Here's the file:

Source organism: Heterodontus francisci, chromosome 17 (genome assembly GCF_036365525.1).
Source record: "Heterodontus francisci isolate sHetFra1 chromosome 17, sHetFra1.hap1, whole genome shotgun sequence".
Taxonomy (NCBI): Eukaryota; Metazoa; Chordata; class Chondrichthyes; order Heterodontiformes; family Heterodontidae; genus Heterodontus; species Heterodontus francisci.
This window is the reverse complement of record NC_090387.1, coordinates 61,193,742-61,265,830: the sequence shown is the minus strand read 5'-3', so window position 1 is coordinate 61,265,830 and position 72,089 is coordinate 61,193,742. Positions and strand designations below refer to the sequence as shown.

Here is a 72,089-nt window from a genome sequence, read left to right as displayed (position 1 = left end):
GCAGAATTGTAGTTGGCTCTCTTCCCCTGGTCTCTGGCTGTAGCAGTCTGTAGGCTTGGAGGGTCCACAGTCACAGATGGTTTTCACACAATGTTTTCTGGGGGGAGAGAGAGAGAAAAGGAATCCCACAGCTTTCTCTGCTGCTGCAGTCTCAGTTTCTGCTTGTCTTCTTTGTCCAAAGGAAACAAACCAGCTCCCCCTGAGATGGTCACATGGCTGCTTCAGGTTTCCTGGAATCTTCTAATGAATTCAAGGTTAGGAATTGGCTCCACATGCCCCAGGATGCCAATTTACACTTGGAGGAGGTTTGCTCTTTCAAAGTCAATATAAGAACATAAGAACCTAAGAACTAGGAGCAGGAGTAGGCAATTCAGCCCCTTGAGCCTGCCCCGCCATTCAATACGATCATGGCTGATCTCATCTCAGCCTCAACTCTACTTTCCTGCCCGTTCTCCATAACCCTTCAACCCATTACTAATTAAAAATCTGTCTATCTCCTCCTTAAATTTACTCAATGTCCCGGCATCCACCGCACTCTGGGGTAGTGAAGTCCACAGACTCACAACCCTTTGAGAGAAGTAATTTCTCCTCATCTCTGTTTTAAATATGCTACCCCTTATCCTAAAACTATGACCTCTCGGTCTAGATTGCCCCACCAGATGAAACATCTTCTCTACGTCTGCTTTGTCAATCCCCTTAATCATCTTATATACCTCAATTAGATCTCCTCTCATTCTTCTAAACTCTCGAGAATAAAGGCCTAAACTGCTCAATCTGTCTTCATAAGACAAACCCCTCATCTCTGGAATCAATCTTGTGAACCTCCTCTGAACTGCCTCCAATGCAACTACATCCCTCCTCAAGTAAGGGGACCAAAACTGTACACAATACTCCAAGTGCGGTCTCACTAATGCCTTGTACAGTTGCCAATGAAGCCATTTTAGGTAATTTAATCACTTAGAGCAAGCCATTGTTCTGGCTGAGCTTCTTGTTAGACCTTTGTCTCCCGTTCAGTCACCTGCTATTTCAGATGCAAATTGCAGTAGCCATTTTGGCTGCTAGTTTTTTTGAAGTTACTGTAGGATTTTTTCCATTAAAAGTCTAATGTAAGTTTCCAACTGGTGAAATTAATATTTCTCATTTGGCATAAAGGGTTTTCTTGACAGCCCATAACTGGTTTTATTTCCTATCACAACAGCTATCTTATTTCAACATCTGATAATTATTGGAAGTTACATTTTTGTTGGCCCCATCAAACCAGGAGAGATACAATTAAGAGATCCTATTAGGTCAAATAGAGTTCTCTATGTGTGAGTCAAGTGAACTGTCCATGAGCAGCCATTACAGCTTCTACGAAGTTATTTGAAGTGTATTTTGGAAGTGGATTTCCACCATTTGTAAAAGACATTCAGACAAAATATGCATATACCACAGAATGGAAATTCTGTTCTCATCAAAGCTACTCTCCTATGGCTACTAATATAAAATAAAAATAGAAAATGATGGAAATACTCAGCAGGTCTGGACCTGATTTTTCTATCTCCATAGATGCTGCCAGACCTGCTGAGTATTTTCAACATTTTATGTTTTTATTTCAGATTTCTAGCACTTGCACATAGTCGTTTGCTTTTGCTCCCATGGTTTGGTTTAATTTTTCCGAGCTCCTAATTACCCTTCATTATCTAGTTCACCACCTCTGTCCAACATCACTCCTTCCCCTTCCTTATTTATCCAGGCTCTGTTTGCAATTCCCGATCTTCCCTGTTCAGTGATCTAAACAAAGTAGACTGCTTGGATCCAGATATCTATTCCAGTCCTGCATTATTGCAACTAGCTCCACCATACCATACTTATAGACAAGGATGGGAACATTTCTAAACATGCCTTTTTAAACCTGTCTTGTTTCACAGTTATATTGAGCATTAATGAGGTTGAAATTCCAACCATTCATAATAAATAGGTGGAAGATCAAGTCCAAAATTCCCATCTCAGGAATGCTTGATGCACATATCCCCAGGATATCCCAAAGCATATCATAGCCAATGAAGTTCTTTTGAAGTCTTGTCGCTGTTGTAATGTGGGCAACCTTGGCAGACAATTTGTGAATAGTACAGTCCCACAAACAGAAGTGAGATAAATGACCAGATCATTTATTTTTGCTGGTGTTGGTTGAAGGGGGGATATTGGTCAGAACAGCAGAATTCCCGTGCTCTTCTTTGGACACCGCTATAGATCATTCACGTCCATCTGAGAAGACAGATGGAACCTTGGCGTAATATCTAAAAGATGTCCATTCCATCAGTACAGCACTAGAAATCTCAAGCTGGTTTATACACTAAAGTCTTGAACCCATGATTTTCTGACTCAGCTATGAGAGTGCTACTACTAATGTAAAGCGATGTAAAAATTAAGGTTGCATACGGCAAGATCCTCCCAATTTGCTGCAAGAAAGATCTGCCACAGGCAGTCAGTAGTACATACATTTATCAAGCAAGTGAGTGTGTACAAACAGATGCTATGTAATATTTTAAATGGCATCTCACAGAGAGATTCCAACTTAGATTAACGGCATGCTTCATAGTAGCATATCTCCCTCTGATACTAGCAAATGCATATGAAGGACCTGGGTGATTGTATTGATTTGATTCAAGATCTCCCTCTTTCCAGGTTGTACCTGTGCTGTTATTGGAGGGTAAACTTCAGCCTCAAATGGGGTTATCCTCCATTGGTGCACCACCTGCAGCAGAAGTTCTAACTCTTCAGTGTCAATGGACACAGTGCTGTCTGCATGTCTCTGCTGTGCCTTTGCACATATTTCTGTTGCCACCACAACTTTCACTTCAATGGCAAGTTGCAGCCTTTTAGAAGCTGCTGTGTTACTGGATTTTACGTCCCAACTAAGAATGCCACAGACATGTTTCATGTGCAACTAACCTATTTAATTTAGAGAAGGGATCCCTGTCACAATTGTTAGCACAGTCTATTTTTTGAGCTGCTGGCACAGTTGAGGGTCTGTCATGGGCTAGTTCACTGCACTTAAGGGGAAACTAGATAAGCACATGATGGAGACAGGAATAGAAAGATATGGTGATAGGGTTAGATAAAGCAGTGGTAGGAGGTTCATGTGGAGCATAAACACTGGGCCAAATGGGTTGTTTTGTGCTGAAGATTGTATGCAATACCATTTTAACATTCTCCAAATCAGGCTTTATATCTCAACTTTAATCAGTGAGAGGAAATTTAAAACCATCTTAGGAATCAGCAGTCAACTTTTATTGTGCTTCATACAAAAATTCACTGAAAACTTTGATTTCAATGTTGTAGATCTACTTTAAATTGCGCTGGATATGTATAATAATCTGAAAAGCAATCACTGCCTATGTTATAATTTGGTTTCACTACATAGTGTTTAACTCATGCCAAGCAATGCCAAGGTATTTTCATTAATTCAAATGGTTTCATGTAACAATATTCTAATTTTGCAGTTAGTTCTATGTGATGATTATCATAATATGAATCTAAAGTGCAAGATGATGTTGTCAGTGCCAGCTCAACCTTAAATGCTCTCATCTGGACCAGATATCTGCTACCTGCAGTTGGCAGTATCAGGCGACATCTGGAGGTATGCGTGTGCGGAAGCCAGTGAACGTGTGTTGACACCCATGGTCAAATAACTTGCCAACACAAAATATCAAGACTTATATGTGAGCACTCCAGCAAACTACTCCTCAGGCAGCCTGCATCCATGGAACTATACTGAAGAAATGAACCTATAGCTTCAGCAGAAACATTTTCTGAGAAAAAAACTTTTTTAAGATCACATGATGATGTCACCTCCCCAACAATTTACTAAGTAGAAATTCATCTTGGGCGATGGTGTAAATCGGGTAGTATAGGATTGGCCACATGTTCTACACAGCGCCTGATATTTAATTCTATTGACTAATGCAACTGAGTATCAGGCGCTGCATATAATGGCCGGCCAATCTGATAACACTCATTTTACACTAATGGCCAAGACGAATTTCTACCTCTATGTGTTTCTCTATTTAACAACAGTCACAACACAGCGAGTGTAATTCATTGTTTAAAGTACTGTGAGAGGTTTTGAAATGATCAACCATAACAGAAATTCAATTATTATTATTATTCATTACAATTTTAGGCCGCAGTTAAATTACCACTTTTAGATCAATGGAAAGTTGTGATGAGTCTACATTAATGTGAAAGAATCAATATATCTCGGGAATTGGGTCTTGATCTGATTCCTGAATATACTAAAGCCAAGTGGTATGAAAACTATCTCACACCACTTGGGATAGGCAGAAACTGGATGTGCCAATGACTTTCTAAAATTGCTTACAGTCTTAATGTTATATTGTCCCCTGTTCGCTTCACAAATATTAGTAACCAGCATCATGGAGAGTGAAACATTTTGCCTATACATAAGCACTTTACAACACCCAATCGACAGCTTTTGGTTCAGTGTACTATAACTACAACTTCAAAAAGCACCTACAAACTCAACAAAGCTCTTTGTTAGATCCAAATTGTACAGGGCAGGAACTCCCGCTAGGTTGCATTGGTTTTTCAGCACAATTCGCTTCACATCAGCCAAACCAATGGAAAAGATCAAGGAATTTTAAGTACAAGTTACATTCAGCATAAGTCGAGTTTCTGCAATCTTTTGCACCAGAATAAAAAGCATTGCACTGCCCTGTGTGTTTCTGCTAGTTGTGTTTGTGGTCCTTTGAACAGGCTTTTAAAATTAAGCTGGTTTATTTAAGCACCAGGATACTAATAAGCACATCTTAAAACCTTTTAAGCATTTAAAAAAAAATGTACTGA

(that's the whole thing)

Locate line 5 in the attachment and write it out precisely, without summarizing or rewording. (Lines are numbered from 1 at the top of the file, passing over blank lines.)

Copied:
Here is a 72,089-nt window from a genome sequence, read left to right as displayed (position 1 = left end):